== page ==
1000
2000
3000
4000 5000 6000
Frequency (MHz)
March 10, 2006 (r1.0)
7000
8000
9000 10000
Agenda
Introduction to Backplane Ethernet
Backplane Architecture and Reference Model
10GBASE-KR
Forward Error Correction for 10GBASE-KR
Closing Remarks
18
March 10, 2006 (r1.0)
10GBASE-KR Architecture
10 Gb/s connection between two
media access controllers over an
electrical backplane
HIGHER LAYERS
Low-overhead 64B/66B encoding
MAC CONTROL (OPTIONAL)
Statistical transition density and
DC balance (scrambled)
Signaling speed is 10.3125 Gbaud
Optional Forward Error Correction
Transmitter equalizer programmed
by the link partner during start-up
LLC
MAC
RECONCILIATION
XGMII *
64B/66B PCS
FEC*
PMA
10GBASE-KR
PHY
PMD
AN
Adaptive receiver equalization
MEDIUM
19
March 10, 2006 (r1.0)
* Optional
Transmit Equalizer Signal Shaping
c1
c0 c−1
c1
V pk
c0 c−1
V pst
Vss
c1
c0 c−1
0
V pre
c1
c0
c−1
− V pk
T
T
V pre = −c1 − c0 + c−1
Vss = c1 + c0 + c−1
V pst = −c1 + c0 + c−1
V pk = c1 + c0 + c−1
Assumes
Assumesthat
thatthe
theimplementation
implementationisisaathree-tap
three-taptransversal
transversalfilter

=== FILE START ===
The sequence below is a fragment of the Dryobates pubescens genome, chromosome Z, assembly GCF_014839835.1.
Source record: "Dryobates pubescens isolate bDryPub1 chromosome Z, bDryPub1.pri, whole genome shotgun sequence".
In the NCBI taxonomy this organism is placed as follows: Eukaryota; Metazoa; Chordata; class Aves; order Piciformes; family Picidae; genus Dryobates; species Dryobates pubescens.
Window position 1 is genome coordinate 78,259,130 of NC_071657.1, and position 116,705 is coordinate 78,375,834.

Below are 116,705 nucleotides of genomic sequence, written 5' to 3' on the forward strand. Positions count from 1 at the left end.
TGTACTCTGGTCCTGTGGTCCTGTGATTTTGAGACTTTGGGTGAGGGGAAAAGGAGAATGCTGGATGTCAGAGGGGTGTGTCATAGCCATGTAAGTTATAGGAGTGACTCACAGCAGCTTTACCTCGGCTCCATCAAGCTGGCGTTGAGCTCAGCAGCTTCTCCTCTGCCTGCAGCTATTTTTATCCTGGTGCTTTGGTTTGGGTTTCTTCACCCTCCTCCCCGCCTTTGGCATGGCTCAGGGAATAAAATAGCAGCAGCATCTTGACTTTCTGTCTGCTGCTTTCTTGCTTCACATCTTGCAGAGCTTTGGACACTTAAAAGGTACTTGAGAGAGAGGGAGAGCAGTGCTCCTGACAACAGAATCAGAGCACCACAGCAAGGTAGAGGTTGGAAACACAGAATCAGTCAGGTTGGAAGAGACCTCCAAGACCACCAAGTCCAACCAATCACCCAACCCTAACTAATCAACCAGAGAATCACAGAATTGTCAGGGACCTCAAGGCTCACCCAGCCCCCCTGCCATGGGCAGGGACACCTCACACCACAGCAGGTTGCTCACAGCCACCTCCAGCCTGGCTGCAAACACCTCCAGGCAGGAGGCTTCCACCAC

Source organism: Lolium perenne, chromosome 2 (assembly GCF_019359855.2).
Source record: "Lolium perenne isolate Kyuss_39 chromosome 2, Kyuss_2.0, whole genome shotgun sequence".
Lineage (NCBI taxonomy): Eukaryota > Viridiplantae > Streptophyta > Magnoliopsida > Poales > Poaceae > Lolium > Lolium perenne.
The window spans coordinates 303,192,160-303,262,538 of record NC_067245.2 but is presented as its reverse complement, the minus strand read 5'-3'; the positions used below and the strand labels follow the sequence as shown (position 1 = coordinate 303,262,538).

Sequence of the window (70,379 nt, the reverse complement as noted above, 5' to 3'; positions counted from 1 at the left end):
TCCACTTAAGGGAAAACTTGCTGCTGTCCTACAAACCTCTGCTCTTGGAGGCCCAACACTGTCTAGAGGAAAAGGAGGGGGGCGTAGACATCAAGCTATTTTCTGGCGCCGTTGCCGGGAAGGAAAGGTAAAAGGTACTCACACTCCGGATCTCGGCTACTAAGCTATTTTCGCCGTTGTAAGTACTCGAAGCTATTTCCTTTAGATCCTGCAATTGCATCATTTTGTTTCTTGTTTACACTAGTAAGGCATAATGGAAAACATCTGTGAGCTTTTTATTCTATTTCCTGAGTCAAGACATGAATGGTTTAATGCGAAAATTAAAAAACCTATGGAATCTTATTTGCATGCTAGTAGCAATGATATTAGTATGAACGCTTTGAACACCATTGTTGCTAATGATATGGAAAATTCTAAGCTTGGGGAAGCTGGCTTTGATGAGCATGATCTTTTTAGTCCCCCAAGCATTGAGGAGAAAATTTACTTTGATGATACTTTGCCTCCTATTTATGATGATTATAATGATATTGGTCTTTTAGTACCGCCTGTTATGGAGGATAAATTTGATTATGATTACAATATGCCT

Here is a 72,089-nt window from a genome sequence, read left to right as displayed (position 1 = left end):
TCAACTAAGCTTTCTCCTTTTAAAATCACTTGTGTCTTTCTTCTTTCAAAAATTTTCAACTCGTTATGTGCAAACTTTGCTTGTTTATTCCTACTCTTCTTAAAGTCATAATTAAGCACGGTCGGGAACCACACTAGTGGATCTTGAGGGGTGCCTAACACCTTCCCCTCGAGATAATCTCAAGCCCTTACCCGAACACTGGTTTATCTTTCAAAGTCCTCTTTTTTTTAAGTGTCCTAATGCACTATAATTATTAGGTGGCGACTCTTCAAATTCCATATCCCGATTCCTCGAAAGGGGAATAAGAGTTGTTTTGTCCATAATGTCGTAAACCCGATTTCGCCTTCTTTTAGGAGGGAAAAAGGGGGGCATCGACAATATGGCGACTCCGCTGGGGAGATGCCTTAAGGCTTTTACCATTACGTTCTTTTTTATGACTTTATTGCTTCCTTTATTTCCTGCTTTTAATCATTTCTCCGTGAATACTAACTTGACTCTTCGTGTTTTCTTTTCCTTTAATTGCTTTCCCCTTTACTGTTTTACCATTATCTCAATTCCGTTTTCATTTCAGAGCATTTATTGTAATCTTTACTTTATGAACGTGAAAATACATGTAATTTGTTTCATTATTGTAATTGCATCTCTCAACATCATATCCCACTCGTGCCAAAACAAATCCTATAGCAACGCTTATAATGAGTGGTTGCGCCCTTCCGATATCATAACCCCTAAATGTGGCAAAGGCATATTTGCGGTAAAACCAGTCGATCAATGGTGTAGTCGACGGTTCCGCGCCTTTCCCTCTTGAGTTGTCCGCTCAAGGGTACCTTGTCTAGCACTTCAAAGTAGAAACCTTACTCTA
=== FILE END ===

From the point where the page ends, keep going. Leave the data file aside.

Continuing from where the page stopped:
filterwith
withunit
unitdelay.
delay.
20
March 10, 2006 (r1.0)
Receive Equalizer
Requirements developed under the assumption of a 5-tap
decision feedback equalizer
However, the implementation of this architecture is not
necessarily required for compliance
Instead, the receiver in question must exhibit an expected
level of performance as established via the interference
tolerance test
The interference tolerance test examines the ability of the
receiver to equalize a high-loss channel in the presence of
horizontal (jitter) and vertical (noise) interference
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March 10, 2006 (r1.0)
Interference Tolerance Testing
Transmitter signal shaping
controlled by adaptation
algorithm in the DUT
Pattern
generator
Transmitter
control
Equalizer
Frequencydependent
attenuator
Interference
injection
Device
under test
Test channel
Clock
source
Modulation input
Frequency
synthesizer
Interference
generator
Introduces static timing
offset and jitter
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March 10, 2006 (r1.0)
Additive sinusoid swept in
frequency and amplitude
Insertion loss emulates
worst-case attenuation
10GBASE-KR Link Model
At
F (z )
2.5
t − kT
Π
T
2
Ht ( f )
1.5
1
Amplitude (au)
xk
Slicer input eye
0.5
0
-0.5
-1
-1.5
-2
Transmitter output eye
H0 ( f )
0.5
-2.5
-0.5
-0.4
-0.3
-0.2
-0.1
0
0.1
Time Offset (baud)
0.2
0.3
0.4
0.5
0.4
0.3
εk
Amplitude [au]
0.2
0.1
0
ts + k
-0.1
-0.2
Hr ( f )
-0.3
T
M
C (z )
x̂k
↓M
-0.4
-0.5
-0.5
23
0
0.5
Time Offset [UI]
1
March 10, 2006 (r1.0)
1.5
Gr ( f )
D(z )
10GBASE-KR Performance Simulations
σ1